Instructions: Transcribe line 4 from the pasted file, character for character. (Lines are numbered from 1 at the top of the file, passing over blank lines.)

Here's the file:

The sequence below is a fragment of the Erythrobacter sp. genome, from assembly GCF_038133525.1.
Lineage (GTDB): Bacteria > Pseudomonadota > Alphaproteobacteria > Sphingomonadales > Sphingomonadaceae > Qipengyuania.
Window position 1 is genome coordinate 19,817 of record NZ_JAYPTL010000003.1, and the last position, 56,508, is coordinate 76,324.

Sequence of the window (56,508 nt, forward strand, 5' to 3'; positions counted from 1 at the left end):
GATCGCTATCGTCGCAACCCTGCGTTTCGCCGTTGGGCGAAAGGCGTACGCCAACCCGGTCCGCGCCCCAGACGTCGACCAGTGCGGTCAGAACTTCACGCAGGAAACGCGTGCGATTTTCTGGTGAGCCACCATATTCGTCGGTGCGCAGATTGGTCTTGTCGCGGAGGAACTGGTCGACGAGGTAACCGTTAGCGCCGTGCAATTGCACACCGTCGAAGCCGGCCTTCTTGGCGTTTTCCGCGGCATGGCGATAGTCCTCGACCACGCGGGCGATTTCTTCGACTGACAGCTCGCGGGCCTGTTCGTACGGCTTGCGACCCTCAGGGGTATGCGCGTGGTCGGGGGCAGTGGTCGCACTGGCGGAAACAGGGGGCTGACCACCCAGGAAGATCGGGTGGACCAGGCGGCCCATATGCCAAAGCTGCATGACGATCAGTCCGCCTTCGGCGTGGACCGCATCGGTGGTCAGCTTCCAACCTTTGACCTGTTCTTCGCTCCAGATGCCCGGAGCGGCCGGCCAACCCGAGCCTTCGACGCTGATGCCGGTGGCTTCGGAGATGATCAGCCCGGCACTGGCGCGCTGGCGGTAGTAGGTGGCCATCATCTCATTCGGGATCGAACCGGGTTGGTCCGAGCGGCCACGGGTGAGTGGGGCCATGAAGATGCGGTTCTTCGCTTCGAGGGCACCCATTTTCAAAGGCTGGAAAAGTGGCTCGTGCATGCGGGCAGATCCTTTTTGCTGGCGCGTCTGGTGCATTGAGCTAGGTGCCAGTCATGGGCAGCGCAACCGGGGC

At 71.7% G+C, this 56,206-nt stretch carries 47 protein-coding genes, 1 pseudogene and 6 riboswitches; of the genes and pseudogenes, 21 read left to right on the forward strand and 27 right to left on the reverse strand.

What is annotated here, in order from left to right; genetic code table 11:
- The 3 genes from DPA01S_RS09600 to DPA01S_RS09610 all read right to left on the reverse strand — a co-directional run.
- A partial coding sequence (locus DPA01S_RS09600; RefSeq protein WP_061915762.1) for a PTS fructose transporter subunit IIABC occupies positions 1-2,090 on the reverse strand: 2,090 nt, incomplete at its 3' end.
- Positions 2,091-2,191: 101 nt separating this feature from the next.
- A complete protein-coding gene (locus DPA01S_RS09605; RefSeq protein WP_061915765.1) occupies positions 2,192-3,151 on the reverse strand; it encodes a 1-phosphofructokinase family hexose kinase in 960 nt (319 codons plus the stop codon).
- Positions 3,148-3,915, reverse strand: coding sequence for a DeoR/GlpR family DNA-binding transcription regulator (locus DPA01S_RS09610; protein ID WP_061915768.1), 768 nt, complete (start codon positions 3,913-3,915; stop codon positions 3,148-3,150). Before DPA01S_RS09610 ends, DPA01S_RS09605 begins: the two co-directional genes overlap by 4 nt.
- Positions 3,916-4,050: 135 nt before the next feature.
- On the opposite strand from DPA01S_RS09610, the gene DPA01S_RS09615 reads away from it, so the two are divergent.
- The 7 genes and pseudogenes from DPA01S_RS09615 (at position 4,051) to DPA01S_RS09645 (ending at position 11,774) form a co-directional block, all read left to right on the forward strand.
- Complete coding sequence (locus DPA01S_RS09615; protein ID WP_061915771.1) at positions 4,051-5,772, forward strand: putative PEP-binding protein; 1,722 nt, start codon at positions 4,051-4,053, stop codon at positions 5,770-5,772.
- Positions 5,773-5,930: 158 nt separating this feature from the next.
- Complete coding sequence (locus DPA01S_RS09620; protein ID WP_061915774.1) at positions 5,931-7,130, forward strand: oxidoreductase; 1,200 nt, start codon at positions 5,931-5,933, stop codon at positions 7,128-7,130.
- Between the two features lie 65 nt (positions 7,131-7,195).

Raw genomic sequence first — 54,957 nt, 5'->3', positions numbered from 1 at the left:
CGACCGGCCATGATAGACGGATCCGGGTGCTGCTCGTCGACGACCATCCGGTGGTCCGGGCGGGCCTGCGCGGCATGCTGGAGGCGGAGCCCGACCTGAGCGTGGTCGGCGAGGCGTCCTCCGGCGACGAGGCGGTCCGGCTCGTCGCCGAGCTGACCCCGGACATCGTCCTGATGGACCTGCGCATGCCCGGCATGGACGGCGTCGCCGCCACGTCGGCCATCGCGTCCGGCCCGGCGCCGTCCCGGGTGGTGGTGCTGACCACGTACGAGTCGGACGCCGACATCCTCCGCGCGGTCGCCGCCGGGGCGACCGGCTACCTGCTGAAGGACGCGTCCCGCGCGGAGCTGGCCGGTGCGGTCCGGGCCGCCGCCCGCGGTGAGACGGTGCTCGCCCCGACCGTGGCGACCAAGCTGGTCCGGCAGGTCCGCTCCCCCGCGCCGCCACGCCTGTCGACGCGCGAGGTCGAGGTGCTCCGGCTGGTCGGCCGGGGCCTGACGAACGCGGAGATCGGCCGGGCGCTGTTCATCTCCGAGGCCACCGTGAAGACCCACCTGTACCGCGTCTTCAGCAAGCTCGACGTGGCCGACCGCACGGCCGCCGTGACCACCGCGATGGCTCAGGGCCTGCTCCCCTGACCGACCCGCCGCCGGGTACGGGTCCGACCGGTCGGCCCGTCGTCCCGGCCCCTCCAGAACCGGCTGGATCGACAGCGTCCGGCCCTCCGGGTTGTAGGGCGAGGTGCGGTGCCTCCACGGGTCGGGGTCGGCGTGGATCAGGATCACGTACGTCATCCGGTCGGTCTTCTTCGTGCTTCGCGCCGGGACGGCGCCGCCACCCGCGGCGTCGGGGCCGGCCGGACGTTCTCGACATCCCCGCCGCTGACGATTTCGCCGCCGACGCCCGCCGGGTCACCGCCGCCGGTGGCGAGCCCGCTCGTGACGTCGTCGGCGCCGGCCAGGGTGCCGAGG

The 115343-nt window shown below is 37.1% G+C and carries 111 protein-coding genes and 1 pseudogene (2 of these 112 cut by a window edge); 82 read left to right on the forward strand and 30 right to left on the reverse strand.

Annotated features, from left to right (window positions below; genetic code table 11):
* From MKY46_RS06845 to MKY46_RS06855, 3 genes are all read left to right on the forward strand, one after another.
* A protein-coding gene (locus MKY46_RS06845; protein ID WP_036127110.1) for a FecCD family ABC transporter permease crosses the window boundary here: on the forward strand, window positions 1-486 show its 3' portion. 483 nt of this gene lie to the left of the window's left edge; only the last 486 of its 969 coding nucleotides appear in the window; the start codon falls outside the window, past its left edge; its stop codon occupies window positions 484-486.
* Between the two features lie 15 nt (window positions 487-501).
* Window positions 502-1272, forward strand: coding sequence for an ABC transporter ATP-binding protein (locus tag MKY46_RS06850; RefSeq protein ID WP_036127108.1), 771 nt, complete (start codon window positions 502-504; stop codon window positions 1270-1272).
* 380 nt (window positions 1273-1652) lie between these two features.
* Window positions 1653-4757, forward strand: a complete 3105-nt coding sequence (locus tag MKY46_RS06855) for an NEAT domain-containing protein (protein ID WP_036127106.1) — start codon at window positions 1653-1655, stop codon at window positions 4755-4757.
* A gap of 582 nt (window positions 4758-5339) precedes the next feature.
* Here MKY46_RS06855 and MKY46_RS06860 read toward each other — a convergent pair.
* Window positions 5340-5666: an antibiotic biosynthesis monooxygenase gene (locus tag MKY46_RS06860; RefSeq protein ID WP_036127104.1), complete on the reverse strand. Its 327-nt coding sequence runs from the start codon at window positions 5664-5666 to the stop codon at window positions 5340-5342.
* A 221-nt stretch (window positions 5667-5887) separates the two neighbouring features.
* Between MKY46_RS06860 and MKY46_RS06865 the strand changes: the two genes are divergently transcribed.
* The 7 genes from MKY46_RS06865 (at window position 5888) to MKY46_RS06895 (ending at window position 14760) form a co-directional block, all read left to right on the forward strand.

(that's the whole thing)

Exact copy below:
Sequence of the window (56,508 nt, forward strand, 5' to 3'; positions counted from 1 at the left end):